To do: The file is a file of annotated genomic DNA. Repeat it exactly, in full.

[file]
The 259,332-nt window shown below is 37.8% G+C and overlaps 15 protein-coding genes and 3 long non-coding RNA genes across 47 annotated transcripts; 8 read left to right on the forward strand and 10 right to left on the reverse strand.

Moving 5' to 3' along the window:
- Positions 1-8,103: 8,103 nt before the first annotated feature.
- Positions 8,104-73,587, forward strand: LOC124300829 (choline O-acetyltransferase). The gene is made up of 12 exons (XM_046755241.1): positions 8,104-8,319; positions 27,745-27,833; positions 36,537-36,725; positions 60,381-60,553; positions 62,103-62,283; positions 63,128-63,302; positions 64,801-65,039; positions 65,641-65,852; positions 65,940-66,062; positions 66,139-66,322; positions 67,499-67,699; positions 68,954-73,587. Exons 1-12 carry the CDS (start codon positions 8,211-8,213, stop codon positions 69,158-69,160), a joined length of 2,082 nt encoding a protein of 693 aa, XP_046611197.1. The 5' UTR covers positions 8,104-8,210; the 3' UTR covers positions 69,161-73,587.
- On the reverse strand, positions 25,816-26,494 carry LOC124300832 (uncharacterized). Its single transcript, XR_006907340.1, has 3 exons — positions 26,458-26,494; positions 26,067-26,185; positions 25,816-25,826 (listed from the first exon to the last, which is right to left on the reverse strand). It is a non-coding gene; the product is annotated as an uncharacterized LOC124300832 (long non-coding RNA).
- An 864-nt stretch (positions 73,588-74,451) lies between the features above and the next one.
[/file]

The 259,332-nt window shown below is 37.8% G+C and overlaps 15 protein-coding genes and 3 long non-coding RNA genes across 47 annotated transcripts; 8 read left to right on the forward strand and 10 right to left on the reverse strand.

Moving 5' to 3' along the window:
- Positions 1-8,103: 8,103 nt before the first annotated feature.
- Positions 8,104-73,587, forward strand: LOC124300829 (choline O-acetyltransferase). The gene is made up of 12 exons (XM_046755241.1): positions 8,104-8,319; positions 27,745-27,833; positions 36,537-36,725; positions 60,381-60,553; positions 62,103-62,283; positions 63,128-63,302; positions 64,801-65,039; positions 65,641-65,852; positions 65,940-66,062; positions 66,139-66,322; positions 67,499-67,699; positions 68,954-73,587. Exons 1-12 carry the CDS (start codon positions 8,211-8,213, stop codon positions 69,158-69,160), a joined length of 2,082 nt encoding a protein of 693 aa, XP_046611197.1. The 5' UTR covers positions 8,104-8,210; the 3' UTR covers positions 69,161-73,587.
- On the reverse strand, positions 25,816-26,494 carry LOC124300832 (uncharacterized). Its single transcript, XR_006907340.1, has 3 exons — positions 26,458-26,494; positions 26,067-26,185; positions 25,816-25,826 (listed from the first exon to the last, which is right to left on the reverse strand). It is a non-coding gene; the product is annotated as an uncharacterized LOC124300832 (long non-coding RNA).
- An 864-nt stretch (positions 73,588-74,451) lies between the features above and the next one.